Welcome to our corner of Richmond! Ours is a small neighborhood on the south side of the Lee Bridge between Manchester and Woodland Heights. We enjoy convenient access to the James River Park System including the 22nd Street Dry Rocks, Belle Isle, Buttermilk Trail, the Riverbed Trails and Canoe Run Park, with other attractions in close proximity and downtown minutes away. Our neighborhood also includes several convenient GRTC bus stops as well as apartments and housing for the elderly. Richmond Police considers us in the Third Precinct, Sector 312.
We also take an active role in city planning decisions. We’ve opposed several projects that would have changed the character of our community, such as Manchester on the James. However, we’ve worked with developers to realize the vision of a vibrant community and continue to enhance our neighborhood.
Part of our neighborhood is located in the Springhill Old & Historic District. Here is some information about the district from FEMA:
Springhill was designated as a historic district in 2006. The Springhill Historic District is currently made up of 52 properties and is approximately 28 acres. District boundaries include 19th to 22nd Streets and Riverside Drive to Semmes Avenue. The Springhill neighborhood also includes two apartment buildings along W. 20th Street closest to the river but neither building is included in the Springhill Old and Historic District.
Springhill was an early twentieth century working class suburb of Manchester, at a time when the south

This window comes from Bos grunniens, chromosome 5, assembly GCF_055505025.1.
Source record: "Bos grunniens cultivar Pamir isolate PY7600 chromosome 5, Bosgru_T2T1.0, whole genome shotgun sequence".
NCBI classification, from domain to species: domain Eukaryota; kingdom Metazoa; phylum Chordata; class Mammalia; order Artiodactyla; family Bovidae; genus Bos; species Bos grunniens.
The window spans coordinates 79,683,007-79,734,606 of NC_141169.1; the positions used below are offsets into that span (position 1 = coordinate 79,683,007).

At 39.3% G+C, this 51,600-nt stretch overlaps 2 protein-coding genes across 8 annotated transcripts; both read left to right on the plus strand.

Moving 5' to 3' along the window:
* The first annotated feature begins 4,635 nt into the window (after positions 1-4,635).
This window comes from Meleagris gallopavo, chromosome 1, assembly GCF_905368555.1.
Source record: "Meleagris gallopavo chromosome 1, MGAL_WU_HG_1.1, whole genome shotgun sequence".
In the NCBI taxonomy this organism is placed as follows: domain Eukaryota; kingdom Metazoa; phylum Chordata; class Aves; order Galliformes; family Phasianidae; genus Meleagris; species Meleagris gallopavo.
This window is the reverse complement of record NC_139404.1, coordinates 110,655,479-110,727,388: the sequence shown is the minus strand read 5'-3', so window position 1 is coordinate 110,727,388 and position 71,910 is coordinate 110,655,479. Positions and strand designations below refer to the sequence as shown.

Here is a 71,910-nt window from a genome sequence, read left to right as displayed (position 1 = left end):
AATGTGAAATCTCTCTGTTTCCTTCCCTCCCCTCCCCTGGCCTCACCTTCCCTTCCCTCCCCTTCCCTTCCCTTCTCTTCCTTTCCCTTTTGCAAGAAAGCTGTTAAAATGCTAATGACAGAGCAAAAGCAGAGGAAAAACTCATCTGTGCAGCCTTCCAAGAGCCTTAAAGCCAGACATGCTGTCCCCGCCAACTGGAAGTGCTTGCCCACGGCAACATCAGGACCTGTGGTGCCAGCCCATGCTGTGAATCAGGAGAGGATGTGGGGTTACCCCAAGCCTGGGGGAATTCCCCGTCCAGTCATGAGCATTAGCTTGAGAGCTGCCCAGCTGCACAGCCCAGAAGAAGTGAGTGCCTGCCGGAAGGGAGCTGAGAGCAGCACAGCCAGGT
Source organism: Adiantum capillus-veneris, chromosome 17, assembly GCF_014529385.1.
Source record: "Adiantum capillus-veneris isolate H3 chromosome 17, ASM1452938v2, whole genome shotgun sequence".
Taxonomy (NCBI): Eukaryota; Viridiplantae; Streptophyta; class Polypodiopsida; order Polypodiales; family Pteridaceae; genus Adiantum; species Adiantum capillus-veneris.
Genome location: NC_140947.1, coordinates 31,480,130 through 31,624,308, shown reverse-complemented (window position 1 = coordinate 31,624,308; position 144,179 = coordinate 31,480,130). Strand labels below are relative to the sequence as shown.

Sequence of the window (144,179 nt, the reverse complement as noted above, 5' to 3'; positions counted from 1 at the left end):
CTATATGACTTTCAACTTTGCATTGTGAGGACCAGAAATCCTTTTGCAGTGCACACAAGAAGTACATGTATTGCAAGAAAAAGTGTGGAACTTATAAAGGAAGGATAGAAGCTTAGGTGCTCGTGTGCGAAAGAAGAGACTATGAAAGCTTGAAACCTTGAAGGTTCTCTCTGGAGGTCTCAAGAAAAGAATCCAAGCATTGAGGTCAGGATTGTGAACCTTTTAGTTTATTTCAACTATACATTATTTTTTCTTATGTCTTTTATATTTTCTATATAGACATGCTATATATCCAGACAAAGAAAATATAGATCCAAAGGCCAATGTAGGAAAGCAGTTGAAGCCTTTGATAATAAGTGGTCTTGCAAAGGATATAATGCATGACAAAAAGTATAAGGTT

bank of the James River was still mainly farms and woodlands along Old Manchester’s edge. Richmond
was home to an abundance of millwork companies, some of which constructed their own buildings.
There is a strong likelihood that some of Springhill’s “pre-fabricated” bungalow-style homes were the
result of speculative building by a single developer using identical purchased components, or an in-house
millworks/builder operation. Naturally isolated by the
geographic barrier of Canoe Run, Springhill’s
combination of compact size, unique characteristics and property owner interest make it the first Old and
Historic District south of the James River.
From the Richmond Commission for Architectural Review’s Old & Historic Districts of Richmond, Virginia Handbook and Design Review Guidelines pamphlet comes this historical note:
The Virginia Department of Historic Resources has on file a record of a Civil War battery located in the basement of 1906 Stonewall Ave. This is presumably the same battery, referred to by Manchester historian Dr. Benjamin Weisiger, which was almost leveled in 1887 along with plans to build a park at the crest of the hill. There are no individual historic site listings within the area, although Woodland Heights to the immediate west and Blackwell to the southeast have both been flagged by the City as potential historic districts south of the James River.
Early twenthieth-century Richmond was home to an abundance of millwork companies, some of which constructed their own buildings as well. There is a strong liklihood that some of Springhill’s “pre-fab” bungalow-style homes were the result of either speculative building by a single developer using identical purchased components, or an in-house millworks/builder operation. Naturally isolated the geographic barrier of Canoe Run, Springhill’s combination of compact size, unique characteristics and property owner interest make it the first Old and Historic District south of the James River.
Photos by T. McKelvey unless otherwise noted